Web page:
Three recently approved programs promise to meet workforce needs and prepare Southern students for jobs in exciting, rapidly evolving fields.
The university is adding Bachelor of Science degree programs in biotechnology and in environmental systems and sustainability studies, both of which will start this fall. While the two programs are rooted in science, they will be multidisciplinary in nature to provide students with the breadth of knowledge and the tools to take on real world issues.
Meanwhile, a concentration in public utility management – within the Bachelor of Science degree program in business administration – is designed to focus on utilities, such as water, gas, electric and wastewater. The program also is interdisciplinary and intended to provide students with an opportunity to fill managerial and technological job openings that are occurring as a result of the aging of the workforce in the public utilities field.
The B.S. in biotechnology requires 32 credits in biology and 23-24 credits in the related areas of math, physics and chemistry. The program will include a combination of existing courses and several new courses – such as Introduction to Bioinformatics and Seminar in Biotechnology. It also will provide students with internship opportunities with bioscience companies throughout the region.
“We are very excited to offer this major,” said Nicholas Edgington, an associate professor of biology who will serve as coordinator of the new program. “Jobs – good, high paying jobs – are plentiful in this cutting-edge field. Students will come away with a background that will enable them to be competitive for these biotechnology positions.”
Christine Broadbridge, dean of the School of Graduate Studies, Research and Innovation, said she is thrilled with the launch of the degree program. She noted its connection with the Bioscience Academic and Career Pathway Initiative (BioPath) — a partnership between Southern and the city of New Haven that was designed specifically to meet the workforce needs of area biotech companies.
“We have optimized our courses to align with the needs of local industry,” Broadbridge said. “Students will be uniquely prepared for internships with these companies and for immediate employment.”
Examples of biotechnology uses include the biopharmaceutical industry to treat or cure diseases, such as cancer; testing the body’s reaction to medical devices, and clinical genetic testing.
The B.S. in environmental systems and sustainability studies will offer students the chance to focus on one of three concentrations within the major – environmental systems, coastal marine systems, and environmental policy and management.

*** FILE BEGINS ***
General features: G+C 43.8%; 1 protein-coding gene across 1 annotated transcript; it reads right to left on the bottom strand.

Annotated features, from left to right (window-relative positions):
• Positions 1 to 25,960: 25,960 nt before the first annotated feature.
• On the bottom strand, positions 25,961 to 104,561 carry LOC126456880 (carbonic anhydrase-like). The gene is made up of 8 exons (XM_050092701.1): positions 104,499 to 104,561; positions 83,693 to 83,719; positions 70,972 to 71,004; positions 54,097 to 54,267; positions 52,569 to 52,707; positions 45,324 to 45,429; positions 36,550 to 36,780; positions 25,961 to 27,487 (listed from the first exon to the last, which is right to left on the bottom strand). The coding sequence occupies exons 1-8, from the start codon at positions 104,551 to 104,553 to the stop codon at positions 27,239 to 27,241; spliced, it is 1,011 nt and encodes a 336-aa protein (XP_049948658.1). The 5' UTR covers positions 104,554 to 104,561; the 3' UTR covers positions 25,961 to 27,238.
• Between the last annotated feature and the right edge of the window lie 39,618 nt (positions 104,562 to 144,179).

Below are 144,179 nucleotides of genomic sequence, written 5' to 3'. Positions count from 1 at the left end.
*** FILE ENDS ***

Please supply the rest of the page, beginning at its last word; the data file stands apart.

“It really is going to be an exciting program,” said Vincent Breslin, professor of the environment, geography and marine sciences, who helped organize the major. “It takes a holistic, multidisciplinary approach to environmental and sustainability issues.
“As an example, let’s take climate change. Sure, the solution sounds simple – eliminate the use of fossil fuels. But realistically, that’s not going to happen anytime soon. So, what are our options? What steps can we take? The students will look at those options and the social and economic consequences they could have on society. There is a need for professionals who understand the complexities associated with environmental problems and solutions,” he said.
The program will require students to take about 40 credits in their major, differing slightly based on their concentration. All students will take 15 foundational credits, including an introduction to environmental and marine studies, an introduction to the principles of sustainability and a research methods course. They will also will complete an experiential component, such as an internship, research experience and participating in a seminar.
Breslin said the major incorporates various disciplines – including biology, geography, earth science, environmental studies, marine studies, public health, political science and business management.
The public utilities management concentration requires 30 credits, including courses in crisis/risk management, green energy and environmental sustainability, and workforce safety and industry regulatory codes. It also includes courses in business communications, business law, public utility/governmental accounting, and business continuity planning.
The program is a collaborative effort that also includes public utility companies in the region and Gateway Community College. Students at Gateway can earn a certificate or an associate degree in public utility management, and then transfer to Southern to pursue a B.S. in business administration with a concentration in public utility management.
The departments facing the most pressing hiring needs in the public utility field include customer service, field operations, employee relations, information technology, purchasing, and finance and quality assurance, according to an industry study conducted by SCSU and Gateway.
“At Southern, one of our commitments is to meet the needs of the state workforce,” said Ellen Durnin, provost and vice president for academic affairs. “This is exactly the type of program that will accomplish that goal. At the same time, it will provide our students with skills necessary for a career in that field.”